I have been a teacher for seventeen years. Being a writer, struggling and failing and then trying again, has given me real life applications of the skills I’m trying to get my students to understand.It’s made me a better teacher. I will continue to write and, hopefully, someday it will provide the income for me to make writing my next career instead of a second job.
Fiona: If you had to do it all over again, would you change anything in your latest book?
I’ve changed so much in that book that there’s hardly anything left of the original. I think, at this point, it’s in its best form. If I could change something about myself during that process, though, I would give myself a big dose of humility early on and the openness to learn.
Fiona: Did you learn anything during the writing of your recent book?
I am constantly learning. Courtly Pleasures taught me that writing is not a solitary endeavour. I wrote it without being part of any sort of writing community and with no research into the market or industry norms. It didn’t become a viable book until I took an objective look at it with the help of my critique partner, beta readers, and both the online and RWA writing communities.
Fiona: If your book was made into a film, who would you like to play the lead?
I wrote this book with a picture of young Kate Winslet and Hugh Jackman as visual inspiration for the leads. If it was a film, it would be a BBC mini-series filmed on location with fabulous period costumes.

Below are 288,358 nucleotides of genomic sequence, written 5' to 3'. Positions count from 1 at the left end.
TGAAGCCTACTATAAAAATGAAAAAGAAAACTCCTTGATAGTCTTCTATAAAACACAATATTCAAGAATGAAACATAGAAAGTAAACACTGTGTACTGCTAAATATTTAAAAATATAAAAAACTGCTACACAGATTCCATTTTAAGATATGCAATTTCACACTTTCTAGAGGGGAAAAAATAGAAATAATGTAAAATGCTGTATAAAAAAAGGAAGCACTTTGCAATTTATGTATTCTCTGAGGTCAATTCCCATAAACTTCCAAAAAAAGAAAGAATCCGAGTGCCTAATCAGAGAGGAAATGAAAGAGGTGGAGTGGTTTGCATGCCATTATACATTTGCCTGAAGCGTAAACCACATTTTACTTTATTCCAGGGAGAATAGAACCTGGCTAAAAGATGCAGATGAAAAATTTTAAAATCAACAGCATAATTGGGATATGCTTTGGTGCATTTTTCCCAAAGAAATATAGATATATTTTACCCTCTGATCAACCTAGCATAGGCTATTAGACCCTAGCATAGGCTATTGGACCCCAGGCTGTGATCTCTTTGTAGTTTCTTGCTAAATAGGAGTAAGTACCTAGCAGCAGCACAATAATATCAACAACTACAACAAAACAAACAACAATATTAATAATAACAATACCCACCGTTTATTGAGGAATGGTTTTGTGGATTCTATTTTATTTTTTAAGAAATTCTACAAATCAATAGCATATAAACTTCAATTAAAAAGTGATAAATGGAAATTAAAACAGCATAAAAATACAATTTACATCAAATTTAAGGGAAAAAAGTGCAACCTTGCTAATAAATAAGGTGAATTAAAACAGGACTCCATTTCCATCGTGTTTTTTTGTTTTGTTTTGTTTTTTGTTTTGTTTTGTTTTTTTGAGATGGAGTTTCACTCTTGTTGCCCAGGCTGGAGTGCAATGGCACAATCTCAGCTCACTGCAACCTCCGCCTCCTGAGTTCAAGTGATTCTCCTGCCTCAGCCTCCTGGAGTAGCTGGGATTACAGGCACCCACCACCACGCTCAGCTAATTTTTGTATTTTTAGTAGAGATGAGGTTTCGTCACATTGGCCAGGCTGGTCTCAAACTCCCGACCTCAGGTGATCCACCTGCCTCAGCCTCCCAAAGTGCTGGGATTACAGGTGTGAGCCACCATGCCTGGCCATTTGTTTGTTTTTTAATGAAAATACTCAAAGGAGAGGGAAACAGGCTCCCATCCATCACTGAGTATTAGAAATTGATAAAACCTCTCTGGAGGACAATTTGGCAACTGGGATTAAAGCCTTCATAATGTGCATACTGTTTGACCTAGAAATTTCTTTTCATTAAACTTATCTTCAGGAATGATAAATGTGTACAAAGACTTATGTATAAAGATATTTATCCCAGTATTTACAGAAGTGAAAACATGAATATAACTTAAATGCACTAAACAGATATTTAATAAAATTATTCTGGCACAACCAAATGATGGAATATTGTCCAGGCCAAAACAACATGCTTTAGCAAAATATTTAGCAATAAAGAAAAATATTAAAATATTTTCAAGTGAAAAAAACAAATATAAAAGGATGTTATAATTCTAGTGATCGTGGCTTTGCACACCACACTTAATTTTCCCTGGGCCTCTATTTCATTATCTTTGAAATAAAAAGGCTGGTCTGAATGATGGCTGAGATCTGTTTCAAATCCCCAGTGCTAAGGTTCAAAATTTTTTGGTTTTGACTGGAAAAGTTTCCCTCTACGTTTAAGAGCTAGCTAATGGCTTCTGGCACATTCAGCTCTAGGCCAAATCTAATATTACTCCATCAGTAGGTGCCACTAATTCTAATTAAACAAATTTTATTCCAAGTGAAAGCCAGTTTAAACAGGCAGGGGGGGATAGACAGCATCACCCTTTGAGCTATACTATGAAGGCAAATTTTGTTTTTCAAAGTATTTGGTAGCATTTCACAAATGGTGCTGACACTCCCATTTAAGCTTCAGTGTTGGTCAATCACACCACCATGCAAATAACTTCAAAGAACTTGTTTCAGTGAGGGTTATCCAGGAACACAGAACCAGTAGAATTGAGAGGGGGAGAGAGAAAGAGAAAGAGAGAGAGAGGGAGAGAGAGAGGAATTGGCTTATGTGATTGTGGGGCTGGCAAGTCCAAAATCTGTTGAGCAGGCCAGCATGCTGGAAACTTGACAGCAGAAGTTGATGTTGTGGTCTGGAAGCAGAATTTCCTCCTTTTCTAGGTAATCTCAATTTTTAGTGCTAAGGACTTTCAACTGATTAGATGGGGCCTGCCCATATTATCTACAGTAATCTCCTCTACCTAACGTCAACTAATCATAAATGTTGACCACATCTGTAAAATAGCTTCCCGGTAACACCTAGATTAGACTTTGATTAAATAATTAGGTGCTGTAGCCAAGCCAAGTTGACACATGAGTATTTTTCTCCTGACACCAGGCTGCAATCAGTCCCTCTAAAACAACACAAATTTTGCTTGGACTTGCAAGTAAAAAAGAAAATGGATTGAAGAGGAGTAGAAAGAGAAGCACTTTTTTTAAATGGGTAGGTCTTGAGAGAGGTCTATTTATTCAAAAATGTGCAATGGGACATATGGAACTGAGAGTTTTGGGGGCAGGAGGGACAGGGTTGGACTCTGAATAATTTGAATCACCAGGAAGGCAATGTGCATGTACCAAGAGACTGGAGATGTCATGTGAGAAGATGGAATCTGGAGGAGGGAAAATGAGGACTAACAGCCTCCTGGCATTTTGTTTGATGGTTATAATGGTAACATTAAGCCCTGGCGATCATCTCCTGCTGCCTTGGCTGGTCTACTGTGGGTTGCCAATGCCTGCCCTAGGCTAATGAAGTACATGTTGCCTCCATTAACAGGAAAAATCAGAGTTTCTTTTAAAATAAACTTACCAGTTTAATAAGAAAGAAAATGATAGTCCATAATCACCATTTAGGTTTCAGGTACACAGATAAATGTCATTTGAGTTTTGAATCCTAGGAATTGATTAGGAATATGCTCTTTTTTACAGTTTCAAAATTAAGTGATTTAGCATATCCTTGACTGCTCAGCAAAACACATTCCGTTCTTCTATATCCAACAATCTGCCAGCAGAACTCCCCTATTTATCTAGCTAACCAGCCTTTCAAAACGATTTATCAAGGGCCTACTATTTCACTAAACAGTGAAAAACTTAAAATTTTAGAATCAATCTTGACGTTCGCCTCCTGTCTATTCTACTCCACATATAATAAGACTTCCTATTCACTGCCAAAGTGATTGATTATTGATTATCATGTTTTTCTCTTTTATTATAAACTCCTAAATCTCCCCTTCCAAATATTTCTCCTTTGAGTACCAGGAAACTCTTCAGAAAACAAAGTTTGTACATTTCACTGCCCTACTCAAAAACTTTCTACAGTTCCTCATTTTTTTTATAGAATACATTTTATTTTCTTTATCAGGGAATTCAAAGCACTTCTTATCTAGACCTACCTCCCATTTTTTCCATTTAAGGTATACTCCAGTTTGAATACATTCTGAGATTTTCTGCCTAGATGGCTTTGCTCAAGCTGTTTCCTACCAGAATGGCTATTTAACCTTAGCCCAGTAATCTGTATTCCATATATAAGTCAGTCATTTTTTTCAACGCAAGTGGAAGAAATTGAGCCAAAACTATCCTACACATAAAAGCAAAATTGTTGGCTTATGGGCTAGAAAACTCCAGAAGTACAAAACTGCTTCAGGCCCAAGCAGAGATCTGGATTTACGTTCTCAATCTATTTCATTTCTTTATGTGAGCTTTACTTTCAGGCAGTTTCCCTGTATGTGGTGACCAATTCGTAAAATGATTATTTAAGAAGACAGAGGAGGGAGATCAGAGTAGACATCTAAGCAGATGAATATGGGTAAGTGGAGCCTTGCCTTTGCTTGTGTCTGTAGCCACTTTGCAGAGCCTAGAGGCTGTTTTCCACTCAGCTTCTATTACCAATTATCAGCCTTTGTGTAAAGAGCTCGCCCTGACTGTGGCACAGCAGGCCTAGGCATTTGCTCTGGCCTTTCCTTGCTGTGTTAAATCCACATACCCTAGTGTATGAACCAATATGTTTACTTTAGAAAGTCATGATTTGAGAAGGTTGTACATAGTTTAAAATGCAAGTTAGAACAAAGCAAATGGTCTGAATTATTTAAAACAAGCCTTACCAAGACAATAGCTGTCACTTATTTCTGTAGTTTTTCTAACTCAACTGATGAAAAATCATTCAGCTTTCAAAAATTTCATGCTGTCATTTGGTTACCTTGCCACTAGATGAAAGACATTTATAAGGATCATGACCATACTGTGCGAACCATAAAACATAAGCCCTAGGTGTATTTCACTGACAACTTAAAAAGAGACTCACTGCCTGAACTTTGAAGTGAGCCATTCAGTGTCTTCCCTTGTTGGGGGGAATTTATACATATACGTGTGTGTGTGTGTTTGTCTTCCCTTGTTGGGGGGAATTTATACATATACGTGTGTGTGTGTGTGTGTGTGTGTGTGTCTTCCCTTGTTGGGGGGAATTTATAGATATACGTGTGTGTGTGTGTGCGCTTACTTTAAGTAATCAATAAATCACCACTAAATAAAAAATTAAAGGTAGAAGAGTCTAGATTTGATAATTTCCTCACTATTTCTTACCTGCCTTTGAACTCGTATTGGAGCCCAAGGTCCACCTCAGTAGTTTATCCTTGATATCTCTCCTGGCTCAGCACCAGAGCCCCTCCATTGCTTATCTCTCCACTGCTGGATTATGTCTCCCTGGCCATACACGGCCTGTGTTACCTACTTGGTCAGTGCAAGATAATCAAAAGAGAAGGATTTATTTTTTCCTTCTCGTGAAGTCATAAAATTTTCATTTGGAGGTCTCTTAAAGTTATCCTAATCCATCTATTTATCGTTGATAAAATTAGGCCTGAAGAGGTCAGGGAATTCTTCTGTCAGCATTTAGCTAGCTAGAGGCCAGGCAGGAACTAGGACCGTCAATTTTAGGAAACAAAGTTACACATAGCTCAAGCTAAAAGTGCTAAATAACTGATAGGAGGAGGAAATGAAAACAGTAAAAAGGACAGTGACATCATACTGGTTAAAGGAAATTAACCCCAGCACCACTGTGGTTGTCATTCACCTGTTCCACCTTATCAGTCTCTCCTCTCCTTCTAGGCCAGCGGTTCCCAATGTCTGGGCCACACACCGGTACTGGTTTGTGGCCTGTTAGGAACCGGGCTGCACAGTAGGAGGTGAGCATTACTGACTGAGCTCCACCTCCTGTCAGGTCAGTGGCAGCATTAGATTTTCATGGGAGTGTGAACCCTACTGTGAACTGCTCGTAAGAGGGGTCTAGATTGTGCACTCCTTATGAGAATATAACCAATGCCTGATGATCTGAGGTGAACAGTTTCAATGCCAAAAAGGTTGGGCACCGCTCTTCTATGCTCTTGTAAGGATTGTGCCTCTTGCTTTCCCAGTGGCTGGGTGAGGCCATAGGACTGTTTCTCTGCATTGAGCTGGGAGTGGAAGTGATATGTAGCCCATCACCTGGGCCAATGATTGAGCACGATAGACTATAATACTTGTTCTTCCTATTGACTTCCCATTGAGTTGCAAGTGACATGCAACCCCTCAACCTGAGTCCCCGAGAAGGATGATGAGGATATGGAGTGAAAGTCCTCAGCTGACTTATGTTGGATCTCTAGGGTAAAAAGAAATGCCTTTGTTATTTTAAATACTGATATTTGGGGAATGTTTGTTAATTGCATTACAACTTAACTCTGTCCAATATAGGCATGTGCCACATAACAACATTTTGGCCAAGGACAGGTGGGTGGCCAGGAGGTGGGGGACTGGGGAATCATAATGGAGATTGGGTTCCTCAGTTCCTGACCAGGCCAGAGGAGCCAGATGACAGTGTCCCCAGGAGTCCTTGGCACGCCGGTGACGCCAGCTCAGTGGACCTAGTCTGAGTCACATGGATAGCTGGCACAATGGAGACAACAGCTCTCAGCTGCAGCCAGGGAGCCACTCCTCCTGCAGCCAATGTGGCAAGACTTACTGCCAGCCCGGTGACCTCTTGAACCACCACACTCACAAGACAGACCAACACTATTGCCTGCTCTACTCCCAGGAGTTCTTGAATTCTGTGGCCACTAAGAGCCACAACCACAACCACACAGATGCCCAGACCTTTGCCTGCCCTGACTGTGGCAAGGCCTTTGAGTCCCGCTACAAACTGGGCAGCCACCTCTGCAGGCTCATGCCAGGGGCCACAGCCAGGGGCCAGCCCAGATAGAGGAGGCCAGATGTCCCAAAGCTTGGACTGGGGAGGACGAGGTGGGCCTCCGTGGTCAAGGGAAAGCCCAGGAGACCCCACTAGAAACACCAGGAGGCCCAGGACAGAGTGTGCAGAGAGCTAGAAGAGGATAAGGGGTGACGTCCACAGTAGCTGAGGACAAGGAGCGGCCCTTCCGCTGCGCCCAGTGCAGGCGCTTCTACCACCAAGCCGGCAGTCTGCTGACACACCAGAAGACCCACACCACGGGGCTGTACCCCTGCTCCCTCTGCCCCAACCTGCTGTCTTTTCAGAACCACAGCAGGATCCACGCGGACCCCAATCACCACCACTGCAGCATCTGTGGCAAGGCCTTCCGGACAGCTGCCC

Fiona: Any advice for other writers?
- Keep writing forward and don’t get caught up in the rut of constantly editing or you’ll never finish anything.
- Get critiques often and DO NOT argue with them. They have given you the gift of their time. Thank them and then mull over anything they had to say. You may disagree with it, but consider that it is a reader’s opinion and if something you wrote didn’t make sense to a reader (even though you understand it perfectly) you may need to rethink. Critiques are a gift.
- Don’t take your first rejection as an invitation to self-publish. Your name will be on that book and creating a reputation for you and, while you may think it’s the best book ever written now, your writing is only getting better as you write forward. Try to be objective about your own work and take any rejection (especially if they tell you why) as an opportunity to improve. I’m not saying not to self-publish, I’m just cautioning you not to rush into it.